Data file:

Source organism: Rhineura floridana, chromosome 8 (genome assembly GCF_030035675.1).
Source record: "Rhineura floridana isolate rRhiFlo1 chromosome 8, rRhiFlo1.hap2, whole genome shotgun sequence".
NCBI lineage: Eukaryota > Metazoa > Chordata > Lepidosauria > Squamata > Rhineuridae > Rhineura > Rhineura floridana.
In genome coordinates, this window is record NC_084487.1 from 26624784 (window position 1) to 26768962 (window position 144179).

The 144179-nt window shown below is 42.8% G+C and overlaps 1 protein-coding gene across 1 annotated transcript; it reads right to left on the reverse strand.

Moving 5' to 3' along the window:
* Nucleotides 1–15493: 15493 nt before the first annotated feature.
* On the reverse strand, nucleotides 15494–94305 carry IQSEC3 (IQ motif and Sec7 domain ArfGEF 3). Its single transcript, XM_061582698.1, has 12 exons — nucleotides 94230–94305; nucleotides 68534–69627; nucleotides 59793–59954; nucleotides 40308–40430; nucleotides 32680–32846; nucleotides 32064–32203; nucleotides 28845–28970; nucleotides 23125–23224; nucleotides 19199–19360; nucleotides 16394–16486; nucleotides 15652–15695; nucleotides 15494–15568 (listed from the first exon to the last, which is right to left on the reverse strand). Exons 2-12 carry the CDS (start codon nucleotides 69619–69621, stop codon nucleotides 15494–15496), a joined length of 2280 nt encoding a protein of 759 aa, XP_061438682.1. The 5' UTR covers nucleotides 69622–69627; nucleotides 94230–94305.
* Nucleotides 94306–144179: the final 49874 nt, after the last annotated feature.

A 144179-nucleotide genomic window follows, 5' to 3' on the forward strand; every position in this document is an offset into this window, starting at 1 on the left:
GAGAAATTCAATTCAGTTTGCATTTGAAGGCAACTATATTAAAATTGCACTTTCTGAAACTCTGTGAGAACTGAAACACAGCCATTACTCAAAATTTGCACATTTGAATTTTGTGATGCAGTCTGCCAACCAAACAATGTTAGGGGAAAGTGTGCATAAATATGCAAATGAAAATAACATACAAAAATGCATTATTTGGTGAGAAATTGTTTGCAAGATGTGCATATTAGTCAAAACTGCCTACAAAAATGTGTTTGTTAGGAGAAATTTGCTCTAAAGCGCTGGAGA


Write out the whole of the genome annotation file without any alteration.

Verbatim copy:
Source organism: Rhineura floridana, chromosome 8 (genome assembly GCF_030035675.1).
Source record: "Rhineura floridana isolate rRhiFlo1 chromosome 8, rRhiFlo1.hap2, whole genome shotgun sequence".
NCBI lineage: Eukaryota > Metazoa > Chordata > Lepidosauria > Squamata > Rhineuridae > Rhineura > Rhineura floridana.
In genome coordinates, this window is record NC_084487.1 from 26624784 (window position 1) to 26768962 (window position 144179).

The 144179-nt window shown below is 42.8% G+C and overlaps 1 protein-coding gene across 1 annotated transcript; it reads right to left on the reverse strand.

Moving 5' to 3' along the window:
* Nucleotides 1–15493: 15493 nt before the first annotated feature.
* On the reverse strand, nucleotides 15494–94305 carry IQSEC3 (IQ motif and Sec7 domain ArfGEF 3). Its single transcript, XM_061582698.1, has 12 exons — nucleotides 94230–94305; nucleotides 68534–69627; nucleotides 59793–59954; nucleotides 40308–40430; nucleotides 32680–32846; nucleotides 32064–32203; nucleotides 28845–28970; nucleotides 23125–23224; nucleotides 19199–19360; nucleotides 16394–16486; nucleotides 15652–15695; nucleotides 15494–15568 (listed from the first exon to the last, which is right to left on the reverse strand). Exons 2-12 carry the CDS (start codon nucleotides 69619–69621, stop codon nucleotides 15494–15496), a joined length of 2280 nt encoding a protein of 759 aa, XP_061438682.1. The 5' UTR covers nucleotides 69622–69627; nucleotides 94230–94305.
* Nucleotides 94306–144179: the final 49874 nt, after the last annotated feature.

A 144179-nucleotide genomic window follows, 5' to 3' on the forward strand; every position in this document is an offset into this window, starting at 1 on the left:
GAGAAATTCAATTCAGTTTGCATTTGAAGGCAACTATATTAAAATTGCACTTTCTGAAACTCTGTGAGAACTGAAACACAGCCATTACTCAAAATTTGCACATTTGAATTTTGTGATGCAGTCTGCCAACCAAACAATGTTAGGGGAAAGTGTGCATAAATATGCAAATGAAAATAACATACAAAAATGCATTATTTGGTGAGAAATTGTTTGCAAGATGTGCATATTAGTCAAAACTGCCTACAAAAATGTGTTTGTTAGGAGAAATTTGCTCTAAAGCGCTGGAGA